Ah, yes, the threat of a cold snap. It’s why an early crop causes concern in the farming community. “We could be setting ourselves up for challenging problems,” Mosser warned.

“Tree fruits are flowering. If we avoid a hard frost, we’ll get extra-early fruit, and an abundance of it,” he said. “If there is a frost, the fruit crop will be at risk. We could lose pears, plums, peaches. It could be an interesting year, fruitwise,” he said. The last frost in this area typically comes in early April.

Quatrano recently noticed buds breaking on fig trees at her farm. Her fingers, too, are crossed that a return to chilly weather won’t do damage to the fruit.

And then there is the pesky issue of pests.

“Even grasshoppers are early,” said Nicholas Donck of Crystal Organic Farm in Newborn, whose produce is sourced by Empire State South, Staplehouse, Miller Union, Gunshow and other upper-echelon restaurants in Atlanta.

Donck noted that the grasshopper population really never took a break during cold weather months. “It’s been hopping all winter long,” he said. Apart from grasshoppers, Donck is concerned about a potential aphid infestation. He sees the pest problem as one that could have the most impact on organic farmers, who don’t use pesticides.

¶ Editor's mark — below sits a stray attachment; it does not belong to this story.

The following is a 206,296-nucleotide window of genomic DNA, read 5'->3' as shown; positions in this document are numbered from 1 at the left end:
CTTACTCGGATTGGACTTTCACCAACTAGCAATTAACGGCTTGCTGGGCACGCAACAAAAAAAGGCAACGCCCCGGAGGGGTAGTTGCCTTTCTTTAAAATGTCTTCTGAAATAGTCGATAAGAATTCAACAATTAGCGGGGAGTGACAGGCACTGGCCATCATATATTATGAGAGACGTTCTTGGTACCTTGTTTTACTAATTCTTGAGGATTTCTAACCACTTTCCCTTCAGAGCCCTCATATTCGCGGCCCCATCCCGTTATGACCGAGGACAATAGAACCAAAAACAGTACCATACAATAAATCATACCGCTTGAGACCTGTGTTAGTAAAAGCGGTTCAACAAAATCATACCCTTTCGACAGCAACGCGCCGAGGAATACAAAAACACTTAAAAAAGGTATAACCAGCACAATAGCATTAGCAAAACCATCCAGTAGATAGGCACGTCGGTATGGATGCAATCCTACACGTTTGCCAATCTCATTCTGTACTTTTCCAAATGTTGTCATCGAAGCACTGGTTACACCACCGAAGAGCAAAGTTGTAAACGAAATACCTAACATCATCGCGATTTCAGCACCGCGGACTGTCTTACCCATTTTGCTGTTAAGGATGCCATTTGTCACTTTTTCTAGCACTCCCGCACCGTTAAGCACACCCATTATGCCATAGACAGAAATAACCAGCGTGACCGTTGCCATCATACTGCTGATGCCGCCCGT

Michael Schenk of local food distributor Turnip Truck also anticipates that weather might entail planning and logistics challenges to farmers. “Do we plant stuff? Do we hold off, just in case?” he said.

Schenk cited Red Earth Organic Farms in Zebulon, which grows, among other foodstuffs, strawberries and blueberries. Both of these fruits are labor intensive, and the farm usually hires high school students to harvest the fruit. “If you are a small farmer with seasonal labor, you have to change that around and scramble to harvest in time,” Schenk said.

Schenk and I chatted as he let me poke through late-season parsley and winter greens that Donck had just dropped off. Both crops were showing signs of bolting, the greens popping flowerettes — and earlier than normal. I also peeked into coolers at Turnip Truck that held some 450-plus pounds of certified organic strawberries from Miles Berry Farm in southeast Georgia.

Schenk is struck by the shift in growing seasons, particularly the warm spike within just the past couple of years. Strawberries, for example, arrived at Turnip Truck this year three and a half weeks earlier than last year. Thinking back, Schenk recalled that the 2016 shipment arrived two weeks earlier than in 2015.

Mosser, too, is alert to how rising temperatures are affecting the growing cycle. He noted that in the last 15 years, Atlanta has shifted growing zones. “It was 7B. Now it is 8A. Some areas of Georgia have shifted an entire number. This is especially freaky,” Schnenk said.

What’s “in season”? Stay tuned. The times, they are a-changin’.